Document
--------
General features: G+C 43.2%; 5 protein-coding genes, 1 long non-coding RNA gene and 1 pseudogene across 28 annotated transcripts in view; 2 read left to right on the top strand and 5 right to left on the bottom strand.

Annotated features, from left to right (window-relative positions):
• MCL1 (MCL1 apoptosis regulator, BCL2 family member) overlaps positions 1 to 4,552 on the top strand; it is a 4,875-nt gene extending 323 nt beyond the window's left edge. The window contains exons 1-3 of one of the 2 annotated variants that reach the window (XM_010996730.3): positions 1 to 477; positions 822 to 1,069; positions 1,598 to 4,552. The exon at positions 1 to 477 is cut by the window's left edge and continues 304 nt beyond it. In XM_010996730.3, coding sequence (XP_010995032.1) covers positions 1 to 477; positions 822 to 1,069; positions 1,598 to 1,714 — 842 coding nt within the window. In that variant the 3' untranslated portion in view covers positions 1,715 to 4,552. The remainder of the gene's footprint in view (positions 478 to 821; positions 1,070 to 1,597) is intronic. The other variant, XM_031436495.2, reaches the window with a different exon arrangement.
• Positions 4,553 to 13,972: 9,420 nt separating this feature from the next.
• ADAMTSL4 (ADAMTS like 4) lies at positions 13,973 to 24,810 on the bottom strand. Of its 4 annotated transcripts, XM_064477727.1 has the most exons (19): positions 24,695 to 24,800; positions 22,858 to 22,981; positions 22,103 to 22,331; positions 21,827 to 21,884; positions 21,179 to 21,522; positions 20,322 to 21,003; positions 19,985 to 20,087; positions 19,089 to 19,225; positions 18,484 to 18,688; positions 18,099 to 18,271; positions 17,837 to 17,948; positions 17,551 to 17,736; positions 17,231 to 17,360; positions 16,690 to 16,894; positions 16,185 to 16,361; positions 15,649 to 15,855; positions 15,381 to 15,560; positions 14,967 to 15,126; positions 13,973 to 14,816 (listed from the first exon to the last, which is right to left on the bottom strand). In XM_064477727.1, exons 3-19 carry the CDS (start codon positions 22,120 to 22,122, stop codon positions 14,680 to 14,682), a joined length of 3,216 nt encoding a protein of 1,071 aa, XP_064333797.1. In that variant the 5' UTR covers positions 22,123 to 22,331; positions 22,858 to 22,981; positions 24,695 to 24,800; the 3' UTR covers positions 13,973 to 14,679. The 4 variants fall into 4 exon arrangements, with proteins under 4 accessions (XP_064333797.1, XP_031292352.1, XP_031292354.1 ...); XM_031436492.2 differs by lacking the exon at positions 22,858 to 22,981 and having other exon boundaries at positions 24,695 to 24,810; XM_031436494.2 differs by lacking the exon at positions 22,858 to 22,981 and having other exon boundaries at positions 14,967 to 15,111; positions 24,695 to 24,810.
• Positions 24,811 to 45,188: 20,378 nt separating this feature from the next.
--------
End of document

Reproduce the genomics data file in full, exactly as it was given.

General features: G+C 43.2%; 5 protein-coding genes, 1 long non-coding RNA gene and 1 pseudogene across 28 annotated transcripts in view; 2 read left to right on the top strand and 5 right to left on the bottom strand.

Annotated features, from left to right (window-relative positions):
• MCL1 (MCL1 apoptosis regulator, BCL2 family member) overlaps positions 1 to 4,552 on the top strand; it is a 4,875-nt gene extending 323 nt beyond the window's left edge. The window contains exons 1-3 of one of the 2 annotated variants that reach the window (XM_010996730.3): positions 1 to 477; positions 822 to 1,069; positions 1,598 to 4,552. The exon at positions 1 to 477 is cut by the window's left edge and continues 304 nt beyond it. In XM_010996730.3, coding sequence (XP_010995032.1) covers positions 1 to 477; positions 822 to 1,069; positions 1,598 to 1,714 — 842 coding nt within the window. In that variant the 3' untranslated portion in view covers positions 1,715 to 4,552. The remainder of the gene's footprint in view (positions 478 to 821; positions 1,070 to 1,597) is intronic. The other variant, XM_031436495.2, reaches the window with a different exon arrangement.
• Positions 4,553 to 13,972: 9,420 nt separating this feature from the next.
• ADAMTSL4 (ADAMTS like 4) lies at positions 13,973 to 24,810 on the bottom strand. Of its 4 annotated transcripts, XM_064477727.1 has the most exons (19): positions 24,695 to 24,800; positions 22,858 to 22,981; positions 22,103 to 22,331; positions 21,827 to 21,884; positions 21,179 to 21,522; positions 20,322 to 21,003; positions 19,985 to 20,087; positions 19,089 to 19,225; positions 18,484 to 18,688; positions 18,099 to 18,271; positions 17,837 to 17,948; positions 17,551 to 17,736; positions 17,231 to 17,360; positions 16,690 to 16,894; positions 16,185 to 16,361; positions 15,649 to 15,855; positions 15,381 to 15,560; positions 14,967 to 15,126; positions 13,973 to 14,816 (listed from the first exon to the last, which is right to left on the bottom strand). In XM_064477727.1, exons 3-19 carry the CDS (start codon positions 22,120 to 22,122, stop codon positions 14,680 to 14,682), a joined length of 3,216 nt encoding a protein of 1,071 aa, XP_064333797.1. In that variant the 5' UTR covers positions 22,123 to 22,331; positions 22,858 to 22,981; positions 24,695 to 24,800; the 3' UTR covers positions 13,973 to 14,679. The 4 variants fall into 4 exon arrangements, with proteins under 4 accessions (XP_064333797.1, XP_031292352.1, XP_031292354.1 ...); XM_031436492.2 differs by lacking the exon at positions 22,858 to 22,981 and having other exon boundaries at positions 24,695 to 24,810; XM_031436494.2 differs by lacking the exon at positions 22,858 to 22,981 and having other exon boundaries at positions 14,967 to 15,111; positions 24,695 to 24,810.
• Positions 24,811 to 45,188: 20,378 nt separating this feature from the next.